Sir Peter Ricketts, the chairman of the Joint Intelligence Committee at the time of the invasion and later the first British ambassador to Iraq in 13 years, and Edward Chaplin OBE, appeared at the public hearings.
Sir Peter said the US did not "put a great deal of thought" into what should happen after the war until Autumn 2002.
Mr Chaplin said the UK wanted a consensus that the United Nations should take charge when fighting finished but this was a "real blindspot" for the Americans.
The above is from Ruth Barnett's "UK Warned Bush Over Iraq War 'Optimism'" (Sky News -- link has text and video). The Iraq Inquiry continues in England. David Manning was the witness yesterday. Jason Beattie (Daily Mirror) emphasizes, "Tony Blair ordered the MoD to draw up secret invasion plans for Iraq NINE MONTHS before action started, the war inquiry heard yesterday. Sir David Manning, Mr Blair's former policy adviser, said the former PM asked the Ministry of Defence to prepare a 20,000-strong force in June 2002." Kevin Schofield (Daily Record) also leads with the "almost nine months before the invasion" hook. Richard Norton-Taylor (Guardian) zooms in on the Crawford Ranch meet up between Tony Blair and Bully Boy Bush:
Manning recalled the meeting between the two leaders at Crawford, Bush's Texas ranch, in April 2002. "I look back at Crawford as the moment that he [Blair] was saying, yes, there is a route through this that is an international, peaceful one and it is through the UN, but if it doesn't work, we will be willing to undertake regime change," Manning said.
The issue is crucial because Blair was warned at the time by Lord Goldsmith, the attorney general, and other legal advisers that going to war with regime change as the objective was unlawful and breached the UN charter.
Manning was not questioned by the Chilcot inquiry about a previously leaked document in which Manning told Blair a month earlier that he had underlined Britain's position to Condoleezza Rice, Bush's national security adviser. "I said you [Blair] would not budge in your support for regime change but you had to manage a press, a parliament, and a public opinion which is very different than anything in the States," Manning wrote.
Iran's Press TV hits both of those notes as well:
By June of that year Tony Blair had asked for military options, the former ambassador said.
This is while during the time, Blair was warned by attorney general Lord Goldsmith and other legal advisers, that going to war with regime change as the objective was unlawful and breached the UN charter.
In response, Blair banned the attorney general from attending cabinet meetings.
Sir David also told the inquiry that former US President George Bush told Blair days after the 9/11 attacks that there could be a link between Saddam Hussein and al-Qaeda.
The inquiry however found last week that British intelligence had no evidence of any connection between the Iraqi regime and al-Qaeda.
The most interesting report or commentary this morning is Johan Steyn's "Invading Iraq was not just a disaster: it was illegal" (Financial Times of London) which advocates for the inquiry to release an interim report issuing a finding "on the legality of the Iraq war". Steyn writes, "I would expect the inquiry to conclude -- in agreement with Kofi Annan, former secretary-general of the United Nations -- that in the absence of a second UN resolution authorising invasion, it was illegal." Today's witnesses are Edward Chaplin and Peter Ricketts. BBC reports Chaplin is offering testimony decrying what he sees as a lack of post-war planning by the US.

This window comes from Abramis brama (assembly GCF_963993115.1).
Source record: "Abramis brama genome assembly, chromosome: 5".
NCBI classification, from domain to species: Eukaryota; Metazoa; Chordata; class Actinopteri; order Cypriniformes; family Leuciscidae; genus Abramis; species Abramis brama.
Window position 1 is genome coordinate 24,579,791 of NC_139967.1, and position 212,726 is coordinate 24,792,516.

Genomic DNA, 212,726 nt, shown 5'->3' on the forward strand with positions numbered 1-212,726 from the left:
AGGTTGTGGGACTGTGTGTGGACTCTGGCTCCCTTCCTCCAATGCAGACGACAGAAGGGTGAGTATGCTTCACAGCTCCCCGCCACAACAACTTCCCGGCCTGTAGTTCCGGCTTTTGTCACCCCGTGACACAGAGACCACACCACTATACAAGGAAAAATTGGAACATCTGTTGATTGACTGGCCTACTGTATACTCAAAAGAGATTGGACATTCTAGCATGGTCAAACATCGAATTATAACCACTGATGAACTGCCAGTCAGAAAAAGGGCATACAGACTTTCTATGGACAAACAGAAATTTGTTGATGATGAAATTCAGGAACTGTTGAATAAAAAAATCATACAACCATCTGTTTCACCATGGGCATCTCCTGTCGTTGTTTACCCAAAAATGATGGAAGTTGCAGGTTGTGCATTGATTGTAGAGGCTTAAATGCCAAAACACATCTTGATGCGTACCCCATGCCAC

In other news, BBC reports that British MP Keith Vaz is calling on the UK Home Office to stop deporting Iraqis back to Iraq: "His call comes after Iraq officials turned back a flight on 15 October saying the refugees would be killed if they returned to Baghdad."
Tonight Barry O gives his speech at West Point. Hopefully once he does all the apologist and minimizers will either crawl in holes or wake the hell up. Yes, that includes a 'reporter' at the Boston Globe but it mainly includes the tattered remnants of the left. It's awfully lonely out here for those of us who want the illegal wars ended and don't intend to provide cover to War Hawks regardless of their party identification. (Lonely? Maybe we should just see it as a highly exclusive club and be glad that so much riff-raff has decided to whore for the Democratic Party? By the way, Isaiah has a comic that will go up tonight, FYI. After the speech starts.) The day after you inherit wealth or debt, you can say, "Well I inherited it." 11 months after? It's yours. Good or bad, you own it. Especially when you continue it. Bush is out of office. Bush is not the problem today. The one continuing the wars is Barack Obama. That's your War Hawk, that's where the protests need to be aimed today. Mia notes Cindy Sheehan's "You Get What you Vote For!" (Information Clearing House):
The so-called anti-war movement currently finds itself in somewhat of a quagmire: What to do when the man you raised money for, volunteered for, and yes, even voted for, actually fulfills one of his most repulsive campaign promises?